I came to Jhapa on March 22, 2003, to meet Andrew and Liz before heading to a Peace Corps meeting in nearby Biratnagar. With my school busying giving exams and not enough time in Birganj to begin working on future projects, I decided I would take the long bus trip out east to see greener parts of Nepal, notably Jhapa district.
Drew and Liz are working on a project they call the Human–Elephant Conflict Resolution Program, which is initiative they started to research solutions to the problems in Bhoundegi, Jhapa district. Around 200 elephants cross seasonally into Nepal from Assam, India, and through this village.
Wild elephants eat crops, destroy homes, and are dangerous.
One man, Andrew told me,
Liz saw a man in her hospital whose ear had been torn off. He was sleeping and an elephant reached into his home and grabbed him by the ear, probably thinking he was food, and threw him around a bit.
Basically, the elephants are trouble.
Andrew read in the Economist about an idea that a man named Fritz Vollrath had tested in Africa where bees were kept near hathi batos.
When the elephants came, they’d disturb the African bees. The bees would then attack the elephants, stinging eyes, ears, and other sensitive areas. The elephants learned and remembered that bees were living in the area and avoided them, altering their routes.
Brilliant, I thought, but it’s complicated. African bees are larger and their stings are stronger. African bees are also more aggressive than the two bee types found in Nepal: Himalayan and European. Other ideas have been discussed, such as planting hathi bhar, an enormous thorned plant.
Locals were also considering killing all the elephants. One person suggested that the community purchase a camel. His logic was that the camel would fight the elephants and scare them away. He was joking. He must have been.
Andrew and Liz were going with a bee keeper to another village that was having problems with small groups of local elephants. Andrew and Liz were hoping to see some elephants there. I didn’t want to miss the chance to see wild elephants marauding through a village, so I took the back seat and invited myself along.
Around two hours from Birtamod and around 10 km northwest of Itahari, the village of Belbari was tranquil and scenic, worlds away from the dusty cities along the nearby East-West Highway.
We walked from the highway north for about half an hour when wood homes built upon stilts began sporadically appearing and were met by some locals.
Once we had introduced ourselves and meet a few members of the VDC, we went to Kumar Raj’s home, a bee keeper in the area who was our host for the night. He gave us tea and we sat and talked for a while, mostly about the elephant problems of the village and Andrew explained his ideas.
After resting for a while, Kumar Raj took us on a walk through farmlands and past homes damaged by wild elephants. Even though I’ve been around elephants in Nepal before, I’m always surprised at how large they are.
The village children followed us on our walk and played as we stopped and talked. One kid jumped into a single footprint, depressed nearly a foot into the ground.
Later, we watched the Kumar Raj and his son gather fish and vegetables for the evening meal. The hospitality of the Nepali people is great, and so is their compulsion to feed strangers meat.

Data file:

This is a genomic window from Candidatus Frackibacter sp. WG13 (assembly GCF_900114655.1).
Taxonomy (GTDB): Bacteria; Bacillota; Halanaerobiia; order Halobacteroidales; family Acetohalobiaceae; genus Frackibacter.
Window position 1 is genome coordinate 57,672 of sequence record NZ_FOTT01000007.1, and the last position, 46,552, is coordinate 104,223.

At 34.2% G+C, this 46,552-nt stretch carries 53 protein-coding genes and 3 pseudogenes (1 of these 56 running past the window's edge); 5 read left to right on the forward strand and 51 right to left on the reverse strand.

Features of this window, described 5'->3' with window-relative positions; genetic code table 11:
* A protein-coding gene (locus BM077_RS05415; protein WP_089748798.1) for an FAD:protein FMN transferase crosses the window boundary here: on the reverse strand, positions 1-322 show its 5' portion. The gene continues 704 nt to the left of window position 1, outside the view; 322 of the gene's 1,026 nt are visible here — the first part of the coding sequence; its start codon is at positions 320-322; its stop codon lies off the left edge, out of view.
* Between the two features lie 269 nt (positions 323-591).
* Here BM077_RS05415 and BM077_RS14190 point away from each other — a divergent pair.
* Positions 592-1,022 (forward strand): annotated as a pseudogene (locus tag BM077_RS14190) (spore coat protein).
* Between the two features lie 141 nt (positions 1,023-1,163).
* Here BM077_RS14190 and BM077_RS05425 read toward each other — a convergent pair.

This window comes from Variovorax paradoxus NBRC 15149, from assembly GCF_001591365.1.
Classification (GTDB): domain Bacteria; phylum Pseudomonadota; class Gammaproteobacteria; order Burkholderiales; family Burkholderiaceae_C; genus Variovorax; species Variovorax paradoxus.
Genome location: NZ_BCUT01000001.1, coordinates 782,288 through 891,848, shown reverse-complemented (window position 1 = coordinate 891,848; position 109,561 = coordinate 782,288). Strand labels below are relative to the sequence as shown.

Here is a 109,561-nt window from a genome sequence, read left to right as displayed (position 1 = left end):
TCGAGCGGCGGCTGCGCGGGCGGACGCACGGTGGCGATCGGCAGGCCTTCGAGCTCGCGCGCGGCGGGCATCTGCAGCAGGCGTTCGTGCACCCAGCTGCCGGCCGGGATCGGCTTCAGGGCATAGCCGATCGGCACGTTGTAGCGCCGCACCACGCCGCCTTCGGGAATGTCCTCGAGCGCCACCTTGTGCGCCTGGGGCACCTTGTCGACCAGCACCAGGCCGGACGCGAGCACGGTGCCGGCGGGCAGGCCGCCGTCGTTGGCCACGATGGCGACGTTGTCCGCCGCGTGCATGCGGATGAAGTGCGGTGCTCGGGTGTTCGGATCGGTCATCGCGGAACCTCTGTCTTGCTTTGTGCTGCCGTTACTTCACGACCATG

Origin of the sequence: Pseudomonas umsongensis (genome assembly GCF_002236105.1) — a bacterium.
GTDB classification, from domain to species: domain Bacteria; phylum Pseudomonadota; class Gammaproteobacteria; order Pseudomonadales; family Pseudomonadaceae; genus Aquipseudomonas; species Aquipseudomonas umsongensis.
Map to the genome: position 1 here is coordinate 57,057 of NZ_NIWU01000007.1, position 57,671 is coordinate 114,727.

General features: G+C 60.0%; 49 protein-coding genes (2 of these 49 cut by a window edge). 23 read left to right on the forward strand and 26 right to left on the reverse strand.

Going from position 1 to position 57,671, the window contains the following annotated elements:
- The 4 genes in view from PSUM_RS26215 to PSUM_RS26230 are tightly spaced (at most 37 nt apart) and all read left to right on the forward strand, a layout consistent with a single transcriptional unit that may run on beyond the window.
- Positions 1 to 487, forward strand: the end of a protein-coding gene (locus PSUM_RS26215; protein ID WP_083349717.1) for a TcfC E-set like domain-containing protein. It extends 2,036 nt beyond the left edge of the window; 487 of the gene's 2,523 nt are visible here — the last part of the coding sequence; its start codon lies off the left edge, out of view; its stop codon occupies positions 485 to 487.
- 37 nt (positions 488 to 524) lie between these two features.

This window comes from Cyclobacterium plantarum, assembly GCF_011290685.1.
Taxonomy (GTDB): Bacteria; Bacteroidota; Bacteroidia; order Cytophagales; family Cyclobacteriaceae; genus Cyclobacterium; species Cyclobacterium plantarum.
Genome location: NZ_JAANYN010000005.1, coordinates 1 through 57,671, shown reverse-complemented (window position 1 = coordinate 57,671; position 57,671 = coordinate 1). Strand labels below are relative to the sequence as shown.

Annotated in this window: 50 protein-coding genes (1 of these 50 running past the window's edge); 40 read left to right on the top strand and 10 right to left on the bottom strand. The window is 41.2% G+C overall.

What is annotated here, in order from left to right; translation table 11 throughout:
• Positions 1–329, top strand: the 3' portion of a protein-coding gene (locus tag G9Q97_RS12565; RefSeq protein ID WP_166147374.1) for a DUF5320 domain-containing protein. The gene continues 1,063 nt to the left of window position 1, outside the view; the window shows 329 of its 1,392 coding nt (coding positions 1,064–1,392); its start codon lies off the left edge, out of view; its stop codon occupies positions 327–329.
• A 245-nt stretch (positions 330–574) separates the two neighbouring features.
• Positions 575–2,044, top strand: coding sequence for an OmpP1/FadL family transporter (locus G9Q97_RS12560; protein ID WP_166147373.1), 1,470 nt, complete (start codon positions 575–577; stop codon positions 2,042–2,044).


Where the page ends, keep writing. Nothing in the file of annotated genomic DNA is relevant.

The family kept a small tank near a public tap stocked with catfish of some sort, but also caught some in the nearby stream by taking a rod and running current into the water, killing small fish as they swam downstream. I’d never seen that before.
We had been told that if the elephants came that they would come from between 7–12 p.m. It was also possible that the elephants could come in the wee hours of the morning as well.
Kumar Raj’s son showed us a long pole, around 15 feet, with a torch attached to the end, ignited and waved at the elephants. Standing 15 feet away from and elephant while waiving burning fire in its face couldn’t be safe.
My excitement was mixing with anxiety.
After we’d eaten, we sat upstairs on the balcony, looking out onto Kumar Raj’s corn and grass fields. The lights around Kumar Raj’s house didn’t extend far—even the tap just across the street was concealed in darkness.
The family assured us that if a couple elephants stormed up to the house in the middle of the night then we would know it. We sat together, talked about elephants, ate some honey, and tried to stay awake as long as possible. Finally at 11 p.m. we went to sleep.
Then in the middle of the night I woke up to Andrew jumping out of bed. I was awake before Liz, who groggily muttered in the darkness,
I saw Andrew peering out the window and I heard a rumbling in the distance. The noise steadily came from the far distance and I got out of bed for a moment to listen as well.
It came from the north, the direction the elephants would come. I was too groggy to really be worried, as well as being skeptical that we’d see elephants.
And we didn’t. After anxiously peering out of the window for half an hour, we saw an oxen cart slowing coming into some distant light. Why some farmer was pulling a cart full of hay through the middle of town at 2 a.m. is beyond me.
We all giggled at our own foolishness and slept well through to the morning when we got up, rested but disappointed; we realized that what chance we’d had to see wild elephants was gone.
Over tea, some basic arrangements were made to test the bee theory in Belbari in the subsequent weeks. Before we pushed off for Biratnagar, the family asked us for our addresses, which we all gave, and then reiterated that they didn’t want us to forget them, asking us to promise that we’d return again.
I know that as long as wild elephants are around, Andrew and Liz will be, too.